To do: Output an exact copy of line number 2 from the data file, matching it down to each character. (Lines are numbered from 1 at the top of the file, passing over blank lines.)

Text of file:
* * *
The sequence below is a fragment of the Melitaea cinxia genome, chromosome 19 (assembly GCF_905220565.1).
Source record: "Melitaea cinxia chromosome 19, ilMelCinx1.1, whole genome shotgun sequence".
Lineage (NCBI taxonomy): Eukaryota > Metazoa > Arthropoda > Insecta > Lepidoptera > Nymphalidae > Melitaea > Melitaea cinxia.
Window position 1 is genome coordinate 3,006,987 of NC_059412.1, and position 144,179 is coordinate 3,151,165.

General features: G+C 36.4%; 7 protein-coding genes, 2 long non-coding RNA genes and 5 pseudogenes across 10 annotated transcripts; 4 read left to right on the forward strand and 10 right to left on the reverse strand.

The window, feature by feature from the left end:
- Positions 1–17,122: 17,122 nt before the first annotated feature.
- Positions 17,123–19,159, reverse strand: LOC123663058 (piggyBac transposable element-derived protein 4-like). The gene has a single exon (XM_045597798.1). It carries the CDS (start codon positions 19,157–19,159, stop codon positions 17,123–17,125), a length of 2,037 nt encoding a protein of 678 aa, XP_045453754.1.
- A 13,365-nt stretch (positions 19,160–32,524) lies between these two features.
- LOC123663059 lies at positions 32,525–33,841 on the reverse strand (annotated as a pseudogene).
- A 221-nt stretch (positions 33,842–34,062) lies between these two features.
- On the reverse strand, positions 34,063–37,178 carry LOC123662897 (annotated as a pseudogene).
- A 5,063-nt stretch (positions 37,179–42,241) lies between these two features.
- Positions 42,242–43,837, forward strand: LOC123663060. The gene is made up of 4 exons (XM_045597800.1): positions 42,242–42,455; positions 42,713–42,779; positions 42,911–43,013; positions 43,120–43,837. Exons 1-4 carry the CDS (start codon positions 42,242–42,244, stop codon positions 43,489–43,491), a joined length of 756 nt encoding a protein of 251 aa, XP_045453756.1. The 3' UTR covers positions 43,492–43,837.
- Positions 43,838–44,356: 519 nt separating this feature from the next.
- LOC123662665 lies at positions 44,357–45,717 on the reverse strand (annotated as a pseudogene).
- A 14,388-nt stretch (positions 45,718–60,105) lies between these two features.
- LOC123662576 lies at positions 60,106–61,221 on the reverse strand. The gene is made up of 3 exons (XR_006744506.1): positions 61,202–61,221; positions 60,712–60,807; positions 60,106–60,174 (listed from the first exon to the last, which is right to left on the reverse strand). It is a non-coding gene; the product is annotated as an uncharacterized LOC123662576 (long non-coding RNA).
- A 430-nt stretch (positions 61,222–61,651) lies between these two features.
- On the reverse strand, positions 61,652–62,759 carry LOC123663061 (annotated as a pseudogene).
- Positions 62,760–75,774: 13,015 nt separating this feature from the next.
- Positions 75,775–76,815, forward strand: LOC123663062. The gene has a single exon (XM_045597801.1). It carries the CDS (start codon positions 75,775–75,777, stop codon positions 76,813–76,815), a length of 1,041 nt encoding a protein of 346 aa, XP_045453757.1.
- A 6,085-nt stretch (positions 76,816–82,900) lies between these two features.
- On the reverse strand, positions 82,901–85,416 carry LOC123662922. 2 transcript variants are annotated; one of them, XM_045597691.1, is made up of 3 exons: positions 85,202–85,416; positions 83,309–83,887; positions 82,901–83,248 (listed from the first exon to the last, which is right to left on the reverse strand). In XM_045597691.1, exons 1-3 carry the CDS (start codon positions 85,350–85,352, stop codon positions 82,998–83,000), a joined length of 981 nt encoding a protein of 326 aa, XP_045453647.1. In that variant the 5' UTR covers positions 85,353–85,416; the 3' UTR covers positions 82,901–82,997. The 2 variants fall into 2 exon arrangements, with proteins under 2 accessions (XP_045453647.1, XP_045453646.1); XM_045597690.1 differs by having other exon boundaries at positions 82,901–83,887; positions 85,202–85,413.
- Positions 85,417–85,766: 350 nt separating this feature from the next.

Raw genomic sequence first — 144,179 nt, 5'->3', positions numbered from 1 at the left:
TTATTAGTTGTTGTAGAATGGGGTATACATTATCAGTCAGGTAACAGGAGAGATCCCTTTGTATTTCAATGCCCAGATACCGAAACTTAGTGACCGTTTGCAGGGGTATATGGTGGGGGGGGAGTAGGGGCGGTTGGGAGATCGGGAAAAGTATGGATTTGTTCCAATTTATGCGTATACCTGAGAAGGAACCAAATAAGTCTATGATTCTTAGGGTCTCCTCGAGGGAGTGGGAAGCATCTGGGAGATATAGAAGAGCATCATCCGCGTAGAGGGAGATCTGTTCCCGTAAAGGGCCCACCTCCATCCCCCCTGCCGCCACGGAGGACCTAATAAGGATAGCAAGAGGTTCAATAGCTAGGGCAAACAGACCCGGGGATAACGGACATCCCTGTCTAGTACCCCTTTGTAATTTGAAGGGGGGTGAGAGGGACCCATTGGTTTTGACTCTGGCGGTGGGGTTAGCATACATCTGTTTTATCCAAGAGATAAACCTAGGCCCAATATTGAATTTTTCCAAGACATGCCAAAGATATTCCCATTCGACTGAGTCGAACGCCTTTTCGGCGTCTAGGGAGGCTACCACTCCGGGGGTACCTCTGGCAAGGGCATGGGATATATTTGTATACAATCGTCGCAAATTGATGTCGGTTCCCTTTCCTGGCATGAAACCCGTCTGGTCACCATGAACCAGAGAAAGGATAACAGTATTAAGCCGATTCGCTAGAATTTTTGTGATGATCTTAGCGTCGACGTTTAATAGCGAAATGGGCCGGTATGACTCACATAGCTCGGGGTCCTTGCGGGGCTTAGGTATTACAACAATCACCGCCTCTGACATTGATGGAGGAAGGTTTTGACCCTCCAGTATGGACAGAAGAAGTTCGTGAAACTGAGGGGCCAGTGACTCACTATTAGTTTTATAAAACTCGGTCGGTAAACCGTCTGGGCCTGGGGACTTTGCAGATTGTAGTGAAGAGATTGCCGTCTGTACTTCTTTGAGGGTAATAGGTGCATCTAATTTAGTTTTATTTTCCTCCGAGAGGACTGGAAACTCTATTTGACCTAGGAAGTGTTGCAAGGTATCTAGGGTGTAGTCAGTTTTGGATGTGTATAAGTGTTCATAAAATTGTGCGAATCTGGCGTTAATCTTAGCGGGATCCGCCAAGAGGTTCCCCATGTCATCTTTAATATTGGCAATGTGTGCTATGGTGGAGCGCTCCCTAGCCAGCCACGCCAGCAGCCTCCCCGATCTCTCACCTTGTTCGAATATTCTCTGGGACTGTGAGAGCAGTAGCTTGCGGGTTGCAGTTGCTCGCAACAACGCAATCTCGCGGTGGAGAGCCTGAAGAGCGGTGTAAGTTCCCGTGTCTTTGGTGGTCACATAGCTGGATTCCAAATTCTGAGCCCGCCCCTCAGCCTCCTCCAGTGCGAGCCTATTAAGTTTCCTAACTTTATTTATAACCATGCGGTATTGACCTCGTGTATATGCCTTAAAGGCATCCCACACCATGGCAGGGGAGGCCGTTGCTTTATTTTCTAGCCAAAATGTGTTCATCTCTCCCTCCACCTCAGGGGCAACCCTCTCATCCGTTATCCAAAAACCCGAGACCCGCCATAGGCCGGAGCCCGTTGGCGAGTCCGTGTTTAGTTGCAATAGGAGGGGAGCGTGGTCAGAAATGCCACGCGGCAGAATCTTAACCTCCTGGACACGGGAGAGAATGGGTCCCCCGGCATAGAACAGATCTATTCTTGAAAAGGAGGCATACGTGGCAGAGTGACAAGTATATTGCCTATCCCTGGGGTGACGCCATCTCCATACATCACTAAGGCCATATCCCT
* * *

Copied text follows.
Source record: "Melitaea cinxia chromosome 19, ilMelCinx1.1, whole genome shotgun sequence".